you know, ours stopped working correctly tonight also.  Meeting is over and it won't be run again until Saturday's tournament at MW.
----- Original Message -----
From: [log in to unmask] href="mailto:[log in to unmask]">Eric Palmer
To: [log in to unmask] href="mailto:[log in to unmask]">[log in to unmask]
Sent: Thursday, November 04, 2010 7:39 PM
Subject: Re: [VADCFLL-L] NXT merry go round effect

3rd year as coach and nothing worked tonight. So be it. We are running through it again and again. Team is excited however. 

Sent from my iPhone

On Nov 4, 2010, at 6:45 PM, Brandy bergenstock <[log in to unmask]> wrote:

Well, if others getting better results perhaps it is only us. I'll answer your questions in case you have any more thoughts-

Each decision that the kids make in their robot design matters.  Using the "knob wheel" as a drive gear would be a bad idea for precision, while most of the "normal" gears work quite well.
We're using the gears that the machine came with (the whilte and orange ones) and didn't create any gear boxes ourselves.  (that made it into the final robotic design)

  What kind of tires are they using?  Are they rigid or bendable?
We're using the 8.2 cm tires, the big ones, because the inch to .1 rotation is 1 inch and a breeze to figure out when quickly updating the robot.  Because we're using rotations and not distance or time, that should increase our precision. Should.
 Are they using crawler tracks? Nope.
  What kind of gear ratios are they using?  1"=.1 roation
 Are they using programming techniques that depend on consistent battery voltage?
 Not to my knowledge. We're programming it to go straight certain distances then turn, then go back or forward, and turn again.  Not complicated stuff.

 Is their chassis rigid or highly flexible?
Chassis is rigid.  We have noticed that becasue of the length and position of the back wheels, sometimes they can squeeze together slightly and I try to remind the kids to open them up before sending it out. But altogether, it should resemble a hard chassis.
  Is the weight of the robot over the drive wheels or offset?
They fixed this by adding a counter weight  during the 5th week and taking off a side mounted gear.  It was a hard decision and limited what missions the kids could do, but ultimately it did lead to slightly higher, but not perfected consistency.
 Is the weight unevenly distributed?  All the rules of physics apply and everything affects the outcome.
I can only say it's better and it was, so perhaps it's still the main issue. I had asked a while ago if anyone knew of any programs or books that would help with robotic design to counter some of these problems, and ultimately I purchased a book to help me understand the basic designs better and their pros and cons, but if you're not having the same problems, then it MUST be our design. :(  Hope we'll figure it out after the competition.  We're looking forward to seeing what all the other robots look like :)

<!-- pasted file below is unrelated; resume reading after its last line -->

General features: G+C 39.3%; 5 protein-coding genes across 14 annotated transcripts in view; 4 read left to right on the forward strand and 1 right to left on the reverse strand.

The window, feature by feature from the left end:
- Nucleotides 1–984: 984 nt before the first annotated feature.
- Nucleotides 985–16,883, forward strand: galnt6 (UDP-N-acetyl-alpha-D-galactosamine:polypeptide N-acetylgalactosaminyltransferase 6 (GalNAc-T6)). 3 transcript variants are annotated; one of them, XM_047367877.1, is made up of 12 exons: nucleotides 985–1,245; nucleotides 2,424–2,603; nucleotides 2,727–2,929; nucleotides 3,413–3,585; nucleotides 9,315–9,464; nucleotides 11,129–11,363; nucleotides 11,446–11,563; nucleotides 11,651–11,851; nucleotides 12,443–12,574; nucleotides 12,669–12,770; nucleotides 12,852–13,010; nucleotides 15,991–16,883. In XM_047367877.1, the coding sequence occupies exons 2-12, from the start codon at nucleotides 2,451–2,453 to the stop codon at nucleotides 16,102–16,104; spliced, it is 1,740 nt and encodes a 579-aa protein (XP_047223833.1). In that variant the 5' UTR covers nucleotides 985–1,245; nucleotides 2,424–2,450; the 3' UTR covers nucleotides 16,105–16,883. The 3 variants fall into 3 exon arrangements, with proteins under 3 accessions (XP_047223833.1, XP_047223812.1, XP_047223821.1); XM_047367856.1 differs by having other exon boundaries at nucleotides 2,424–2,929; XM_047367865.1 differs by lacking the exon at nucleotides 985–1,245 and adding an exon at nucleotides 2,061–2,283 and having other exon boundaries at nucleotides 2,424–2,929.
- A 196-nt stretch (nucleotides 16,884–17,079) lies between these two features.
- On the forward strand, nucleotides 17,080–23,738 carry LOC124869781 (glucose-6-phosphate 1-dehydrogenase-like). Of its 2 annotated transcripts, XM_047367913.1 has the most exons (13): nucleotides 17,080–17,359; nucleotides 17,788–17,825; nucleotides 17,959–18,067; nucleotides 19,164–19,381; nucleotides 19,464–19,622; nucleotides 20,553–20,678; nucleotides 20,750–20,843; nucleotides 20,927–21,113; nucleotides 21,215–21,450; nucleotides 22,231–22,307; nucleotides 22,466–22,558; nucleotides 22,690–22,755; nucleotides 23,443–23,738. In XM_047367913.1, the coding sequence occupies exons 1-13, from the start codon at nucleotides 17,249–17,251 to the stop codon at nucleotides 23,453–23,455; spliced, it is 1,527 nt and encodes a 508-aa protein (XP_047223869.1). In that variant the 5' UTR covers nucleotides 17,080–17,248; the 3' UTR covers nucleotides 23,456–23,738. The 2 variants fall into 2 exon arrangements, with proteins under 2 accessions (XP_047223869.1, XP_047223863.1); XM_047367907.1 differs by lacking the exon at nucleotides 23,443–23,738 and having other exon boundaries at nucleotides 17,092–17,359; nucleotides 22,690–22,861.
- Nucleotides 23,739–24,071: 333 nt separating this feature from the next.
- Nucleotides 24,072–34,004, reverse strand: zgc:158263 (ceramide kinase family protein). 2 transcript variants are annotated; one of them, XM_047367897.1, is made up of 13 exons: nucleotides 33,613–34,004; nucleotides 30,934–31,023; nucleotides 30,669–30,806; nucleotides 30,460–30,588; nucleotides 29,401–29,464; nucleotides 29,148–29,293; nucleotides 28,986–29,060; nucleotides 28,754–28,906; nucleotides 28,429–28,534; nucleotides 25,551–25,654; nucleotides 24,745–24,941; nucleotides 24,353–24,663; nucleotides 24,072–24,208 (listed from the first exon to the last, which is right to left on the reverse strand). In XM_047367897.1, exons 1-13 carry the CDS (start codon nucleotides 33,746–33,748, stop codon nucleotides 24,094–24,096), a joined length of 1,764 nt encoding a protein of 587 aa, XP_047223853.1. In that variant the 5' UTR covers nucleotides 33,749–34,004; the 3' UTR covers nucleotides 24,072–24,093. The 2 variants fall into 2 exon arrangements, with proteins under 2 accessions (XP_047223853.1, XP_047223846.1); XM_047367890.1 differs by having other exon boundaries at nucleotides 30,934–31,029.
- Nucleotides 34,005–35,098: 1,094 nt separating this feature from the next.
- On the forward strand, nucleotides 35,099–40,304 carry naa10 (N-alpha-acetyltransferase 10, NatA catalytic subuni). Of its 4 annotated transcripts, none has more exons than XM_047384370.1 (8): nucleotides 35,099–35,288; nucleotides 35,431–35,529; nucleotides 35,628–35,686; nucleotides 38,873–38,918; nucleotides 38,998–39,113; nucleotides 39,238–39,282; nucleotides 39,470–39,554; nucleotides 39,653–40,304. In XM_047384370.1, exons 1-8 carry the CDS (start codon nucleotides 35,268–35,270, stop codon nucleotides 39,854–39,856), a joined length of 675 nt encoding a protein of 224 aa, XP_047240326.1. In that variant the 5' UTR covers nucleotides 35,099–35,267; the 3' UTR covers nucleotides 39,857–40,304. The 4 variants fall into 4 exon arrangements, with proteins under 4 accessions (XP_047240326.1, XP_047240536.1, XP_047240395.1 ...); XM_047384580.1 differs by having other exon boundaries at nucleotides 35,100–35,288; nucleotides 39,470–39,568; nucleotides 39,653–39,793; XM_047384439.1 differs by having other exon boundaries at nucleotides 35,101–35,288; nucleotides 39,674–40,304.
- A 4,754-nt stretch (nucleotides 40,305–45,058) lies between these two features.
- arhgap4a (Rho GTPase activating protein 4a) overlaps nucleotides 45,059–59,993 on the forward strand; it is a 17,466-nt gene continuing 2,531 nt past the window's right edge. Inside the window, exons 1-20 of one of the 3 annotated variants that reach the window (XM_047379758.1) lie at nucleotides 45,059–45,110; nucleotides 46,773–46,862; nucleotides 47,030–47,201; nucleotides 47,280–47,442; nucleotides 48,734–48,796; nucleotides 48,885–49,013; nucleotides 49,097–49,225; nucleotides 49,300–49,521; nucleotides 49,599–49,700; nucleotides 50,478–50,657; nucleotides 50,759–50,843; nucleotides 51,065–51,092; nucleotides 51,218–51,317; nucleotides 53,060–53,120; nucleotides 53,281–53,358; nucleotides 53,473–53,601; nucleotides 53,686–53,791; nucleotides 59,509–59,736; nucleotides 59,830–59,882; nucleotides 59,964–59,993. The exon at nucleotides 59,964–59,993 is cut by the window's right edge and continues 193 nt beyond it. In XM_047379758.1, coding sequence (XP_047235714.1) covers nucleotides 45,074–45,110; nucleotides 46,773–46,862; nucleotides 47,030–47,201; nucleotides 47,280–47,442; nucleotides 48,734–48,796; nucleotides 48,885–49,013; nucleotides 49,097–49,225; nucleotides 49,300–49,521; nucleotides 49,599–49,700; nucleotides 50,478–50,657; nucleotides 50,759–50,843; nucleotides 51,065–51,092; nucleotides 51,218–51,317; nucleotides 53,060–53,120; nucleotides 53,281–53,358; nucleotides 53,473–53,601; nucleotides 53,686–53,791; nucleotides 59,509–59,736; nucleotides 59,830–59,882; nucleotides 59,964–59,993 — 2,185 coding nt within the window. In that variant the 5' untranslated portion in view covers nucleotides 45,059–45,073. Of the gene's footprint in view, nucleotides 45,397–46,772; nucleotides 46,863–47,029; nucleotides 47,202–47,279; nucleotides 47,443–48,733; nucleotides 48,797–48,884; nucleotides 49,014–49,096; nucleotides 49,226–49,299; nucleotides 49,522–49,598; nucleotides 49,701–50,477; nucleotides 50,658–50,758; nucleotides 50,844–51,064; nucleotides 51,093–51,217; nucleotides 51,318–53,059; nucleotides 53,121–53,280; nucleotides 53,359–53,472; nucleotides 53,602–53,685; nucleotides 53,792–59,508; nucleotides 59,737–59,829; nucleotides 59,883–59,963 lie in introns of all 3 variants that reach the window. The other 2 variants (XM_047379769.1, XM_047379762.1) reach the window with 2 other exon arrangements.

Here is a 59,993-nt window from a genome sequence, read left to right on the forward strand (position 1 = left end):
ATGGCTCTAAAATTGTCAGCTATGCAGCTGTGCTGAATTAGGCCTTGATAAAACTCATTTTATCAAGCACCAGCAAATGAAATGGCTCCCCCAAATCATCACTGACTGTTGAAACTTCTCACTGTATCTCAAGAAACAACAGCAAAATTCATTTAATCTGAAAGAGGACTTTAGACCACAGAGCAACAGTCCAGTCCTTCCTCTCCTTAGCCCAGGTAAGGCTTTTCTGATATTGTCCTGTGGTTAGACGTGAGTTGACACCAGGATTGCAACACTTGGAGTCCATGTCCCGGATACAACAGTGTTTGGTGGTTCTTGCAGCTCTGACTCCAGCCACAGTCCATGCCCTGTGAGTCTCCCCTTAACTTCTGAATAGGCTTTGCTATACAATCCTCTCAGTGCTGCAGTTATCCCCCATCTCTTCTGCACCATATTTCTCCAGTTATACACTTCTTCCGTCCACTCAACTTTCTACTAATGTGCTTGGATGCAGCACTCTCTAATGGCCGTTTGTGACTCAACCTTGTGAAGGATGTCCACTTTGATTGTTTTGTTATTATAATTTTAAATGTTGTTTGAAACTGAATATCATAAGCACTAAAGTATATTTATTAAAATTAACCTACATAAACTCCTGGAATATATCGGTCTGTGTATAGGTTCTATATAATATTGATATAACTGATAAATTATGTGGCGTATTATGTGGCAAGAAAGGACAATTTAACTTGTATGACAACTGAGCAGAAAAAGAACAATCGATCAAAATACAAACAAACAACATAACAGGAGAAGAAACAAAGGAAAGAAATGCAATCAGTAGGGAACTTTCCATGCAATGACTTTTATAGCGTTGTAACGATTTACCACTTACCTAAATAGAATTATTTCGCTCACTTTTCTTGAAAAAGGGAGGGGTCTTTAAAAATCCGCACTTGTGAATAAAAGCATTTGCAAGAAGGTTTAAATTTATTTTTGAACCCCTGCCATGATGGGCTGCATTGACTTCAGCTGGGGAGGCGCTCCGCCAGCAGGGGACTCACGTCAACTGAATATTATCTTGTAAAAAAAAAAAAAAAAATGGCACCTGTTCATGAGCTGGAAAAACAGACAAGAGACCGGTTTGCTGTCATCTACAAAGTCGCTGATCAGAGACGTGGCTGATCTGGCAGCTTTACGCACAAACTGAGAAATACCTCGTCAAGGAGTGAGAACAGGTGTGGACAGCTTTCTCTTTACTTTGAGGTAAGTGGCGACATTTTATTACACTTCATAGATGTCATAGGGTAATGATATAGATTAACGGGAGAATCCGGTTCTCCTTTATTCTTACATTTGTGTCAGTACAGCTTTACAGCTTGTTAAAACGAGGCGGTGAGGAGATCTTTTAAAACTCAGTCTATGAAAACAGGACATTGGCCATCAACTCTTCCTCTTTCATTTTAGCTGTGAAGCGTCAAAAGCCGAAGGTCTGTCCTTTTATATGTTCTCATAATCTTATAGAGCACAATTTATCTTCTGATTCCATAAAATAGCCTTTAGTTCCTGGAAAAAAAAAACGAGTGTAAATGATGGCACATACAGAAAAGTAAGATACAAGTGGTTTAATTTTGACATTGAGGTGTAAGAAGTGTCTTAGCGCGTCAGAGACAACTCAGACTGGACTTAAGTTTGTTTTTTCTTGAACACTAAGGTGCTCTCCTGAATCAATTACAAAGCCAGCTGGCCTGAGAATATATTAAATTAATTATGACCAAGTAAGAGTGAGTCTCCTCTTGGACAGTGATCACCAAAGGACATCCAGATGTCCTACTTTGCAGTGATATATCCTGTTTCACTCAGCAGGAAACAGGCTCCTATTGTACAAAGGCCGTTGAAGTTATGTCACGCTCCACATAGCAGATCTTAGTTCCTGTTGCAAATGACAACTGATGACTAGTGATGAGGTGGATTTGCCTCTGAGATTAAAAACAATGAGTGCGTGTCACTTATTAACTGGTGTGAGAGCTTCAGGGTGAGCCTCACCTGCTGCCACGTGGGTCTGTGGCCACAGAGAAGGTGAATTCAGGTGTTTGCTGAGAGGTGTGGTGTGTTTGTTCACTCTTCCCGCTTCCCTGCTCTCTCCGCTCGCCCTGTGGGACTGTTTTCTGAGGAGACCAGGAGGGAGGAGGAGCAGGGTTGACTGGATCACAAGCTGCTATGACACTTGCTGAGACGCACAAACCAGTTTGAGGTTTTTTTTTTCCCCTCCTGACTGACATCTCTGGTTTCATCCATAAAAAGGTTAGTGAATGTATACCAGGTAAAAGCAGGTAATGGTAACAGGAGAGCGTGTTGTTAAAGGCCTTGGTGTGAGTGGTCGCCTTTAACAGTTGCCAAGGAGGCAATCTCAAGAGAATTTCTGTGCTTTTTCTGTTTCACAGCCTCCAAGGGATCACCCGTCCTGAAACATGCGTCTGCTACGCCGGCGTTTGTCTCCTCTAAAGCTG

Or that the spinning back wheel of the classic "tribot" design can alter the the direction of the robot as it swings around when you start to back up.
This design was abandoned in the 3rd week for a much more stable design that wasn't as twitchy.
 Then have them ask the robot designers of that team "How did you get your robot to be so consistent?  What did you learn about inconsistency?  Did you use any special parts that helped (e.g. different wheels)?"  The answers will mean so much more to the kids coming from other kids rather than from a book or coach, and they might get more excited about competing next year with their new-found knowledge.
I will ask them to write down their observations.  ( I know at least two or three of them will find this the best part of the competition.)
I always tell my kids that their goal is to have each mission work 9 out of 10 times.  Their tendency is to try an idea once and if it doesn't work to fiddle with it.  How do they know if that wasn't the 1-in-10 failure and that the next 9 times it would have worked great, unless they tried it multiple times?  So even learning good engineering "process" is something that produces consistency in the outcome.
They have been keeping a log to track data and the rule I asked them to follow was no adaptations to the program until they had seen it run 3X in a row.  Then fix it if it's still wrong. 
I hope your team can turn your frustration into a quest for more knowledge and understanding.  After all, that's what makes a great engineer!
Yes.  We are upbeat about all they have accomplished- the programming, research, teamwork.  I am as sunny as a summer day when it comes to what they have accomplished and at the meetings, but afterward, I'm disappointed I couldn't lead them to better answers.  Not give them answers, that's worthless, but even send them in the right direction to look around.  The pitfalls I knew about, I had lesson plans that taught about it and had them experimenting to figure out the concept.  It was great, but I clearly am lacking on the design side :(  It will be fascinating to me to see one that works better than ours. 

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